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Quality assurance vs. Quality control – a complete guide

Together quality assurance vs. quality control can further improve the final deliverables of both products and software.

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Have you ever been engulfed in a debate over quality assurance vs. quality control? Most people do not know the key differentiators between quality assurance and quality control. 

Many software quality assurance service providers quality assurance vs. quality control questions from their clients and employees. It is a question we often hear as well. This article will clear up all the confusion around quality assurance and quality control and help you understand quality assurance services in a better way.

Quality Assurance and Quality Control 

Both these quality assurance services have significant and different roles for organizations. Understanding these two distinct and unique roles can help readers determine the key differences and get answers to the question “what is the key differentiator for quality assurance vs. quality control” debate. Furthermore, by understanding these differences, organizations can adopt effective software quality assurance services.

Quality Assurance: 

Popularly known as QA Testing, quality assurance is an activity performed by a group of QA testers or analysts to confirm that a company is delivering the best possible product or service to its clients. It allows organizations to make sure that their product or service meets the quality guidelines of the market and meets its general standards. Products are delivered defect-free and services help customers achieve their desired goals. 

Quality Control: 

Quality control is an organized set of practices used to safeguard the quality of software, products, or services. The reason for performing quality control is to ensure that the software/product/service meets the company’s actual requirements. This is done through testing and reviewing its functional and non-functional requirements.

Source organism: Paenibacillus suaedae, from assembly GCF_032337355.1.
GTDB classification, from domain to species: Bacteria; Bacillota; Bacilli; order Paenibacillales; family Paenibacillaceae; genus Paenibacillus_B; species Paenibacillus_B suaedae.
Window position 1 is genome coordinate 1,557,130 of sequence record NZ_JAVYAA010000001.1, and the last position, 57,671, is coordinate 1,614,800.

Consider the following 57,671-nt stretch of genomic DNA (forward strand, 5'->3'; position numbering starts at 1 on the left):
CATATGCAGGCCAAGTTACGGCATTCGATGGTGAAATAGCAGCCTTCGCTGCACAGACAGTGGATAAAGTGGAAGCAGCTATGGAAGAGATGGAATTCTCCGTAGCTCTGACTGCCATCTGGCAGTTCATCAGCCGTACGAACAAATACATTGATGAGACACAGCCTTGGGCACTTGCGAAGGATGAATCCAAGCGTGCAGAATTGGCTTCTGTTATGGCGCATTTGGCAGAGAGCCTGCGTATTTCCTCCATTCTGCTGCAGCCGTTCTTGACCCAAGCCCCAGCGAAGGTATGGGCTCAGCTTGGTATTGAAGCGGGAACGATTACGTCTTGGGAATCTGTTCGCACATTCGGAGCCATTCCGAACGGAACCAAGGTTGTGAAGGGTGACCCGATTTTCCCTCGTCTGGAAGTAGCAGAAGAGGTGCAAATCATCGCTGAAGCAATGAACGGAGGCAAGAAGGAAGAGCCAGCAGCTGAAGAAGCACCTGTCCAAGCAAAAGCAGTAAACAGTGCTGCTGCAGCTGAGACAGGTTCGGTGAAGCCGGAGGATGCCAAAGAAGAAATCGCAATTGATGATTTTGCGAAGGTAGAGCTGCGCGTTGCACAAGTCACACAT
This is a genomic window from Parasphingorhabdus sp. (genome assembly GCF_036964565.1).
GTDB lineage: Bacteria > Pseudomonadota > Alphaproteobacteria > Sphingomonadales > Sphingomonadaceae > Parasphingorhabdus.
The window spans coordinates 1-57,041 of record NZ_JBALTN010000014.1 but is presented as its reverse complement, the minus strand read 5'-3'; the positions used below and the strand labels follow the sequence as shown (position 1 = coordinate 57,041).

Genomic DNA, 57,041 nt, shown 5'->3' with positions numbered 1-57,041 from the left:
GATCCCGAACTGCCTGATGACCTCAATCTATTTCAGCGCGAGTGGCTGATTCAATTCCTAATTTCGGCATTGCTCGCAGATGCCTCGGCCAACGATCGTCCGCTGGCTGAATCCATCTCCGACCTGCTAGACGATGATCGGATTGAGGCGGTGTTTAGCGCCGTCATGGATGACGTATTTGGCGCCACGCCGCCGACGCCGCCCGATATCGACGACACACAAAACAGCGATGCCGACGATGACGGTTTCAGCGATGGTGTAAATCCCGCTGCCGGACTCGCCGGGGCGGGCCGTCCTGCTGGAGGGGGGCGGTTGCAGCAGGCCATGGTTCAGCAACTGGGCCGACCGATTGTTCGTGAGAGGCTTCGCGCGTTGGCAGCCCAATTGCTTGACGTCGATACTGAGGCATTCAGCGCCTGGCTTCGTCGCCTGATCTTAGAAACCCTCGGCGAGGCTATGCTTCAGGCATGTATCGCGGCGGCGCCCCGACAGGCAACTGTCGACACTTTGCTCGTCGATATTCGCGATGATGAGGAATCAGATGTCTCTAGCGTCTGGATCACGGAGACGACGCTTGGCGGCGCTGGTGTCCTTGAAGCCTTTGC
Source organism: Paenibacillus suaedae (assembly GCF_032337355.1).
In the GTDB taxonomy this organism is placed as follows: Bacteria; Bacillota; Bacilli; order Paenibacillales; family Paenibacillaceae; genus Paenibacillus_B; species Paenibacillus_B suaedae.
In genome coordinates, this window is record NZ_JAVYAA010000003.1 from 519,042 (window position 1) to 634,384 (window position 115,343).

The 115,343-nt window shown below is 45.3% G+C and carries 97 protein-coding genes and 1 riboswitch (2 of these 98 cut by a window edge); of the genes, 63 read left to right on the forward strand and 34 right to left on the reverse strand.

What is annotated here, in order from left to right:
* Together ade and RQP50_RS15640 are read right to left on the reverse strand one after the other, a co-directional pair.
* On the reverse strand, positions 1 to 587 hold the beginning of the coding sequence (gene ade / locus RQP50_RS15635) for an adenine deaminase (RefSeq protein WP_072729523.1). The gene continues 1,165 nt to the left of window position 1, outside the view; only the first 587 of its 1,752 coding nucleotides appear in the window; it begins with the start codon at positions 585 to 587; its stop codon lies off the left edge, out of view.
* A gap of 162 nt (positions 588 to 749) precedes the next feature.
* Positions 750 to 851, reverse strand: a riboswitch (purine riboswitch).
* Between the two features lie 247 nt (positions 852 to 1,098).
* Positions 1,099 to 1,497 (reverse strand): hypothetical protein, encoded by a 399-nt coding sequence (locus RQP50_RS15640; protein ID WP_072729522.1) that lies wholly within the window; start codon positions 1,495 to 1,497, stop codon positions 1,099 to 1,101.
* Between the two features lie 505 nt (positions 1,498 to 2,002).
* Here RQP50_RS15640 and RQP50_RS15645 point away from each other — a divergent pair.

Quality assurance vs. quality control discussion can be narrowed down in terms of proactive software quality assurance services vs. reactive software quality assurance services. Good quality assurance services are proactive. They help avoid shortcomings before they can occur in the design process. Quality control, however, is reactive and is done to detect anomalies after they have transpired.

Additionally, another key differentiator for quality assurance vs. quality control is that quality assurance involves a specific design and alignment of procedures, such as documentation of standard operating procedures (SOPs). Each time the SOPs are followed, a reliable, efficient product/software will be created. Quality control, on the other hand, involves testing the product or software to safeguard standard and safety requirements. 

If quality control reveals quality concerns, they will result in reactive steps that stop a risky product/software from being sold or supplied. Quality control problems also result in a quality assurance review. Non-conforming test findings then result in corrective, preventive action investigations that examine the quality problems and revise practices to prevent such issues.

Quality Assurance services – Process vs. Product/Software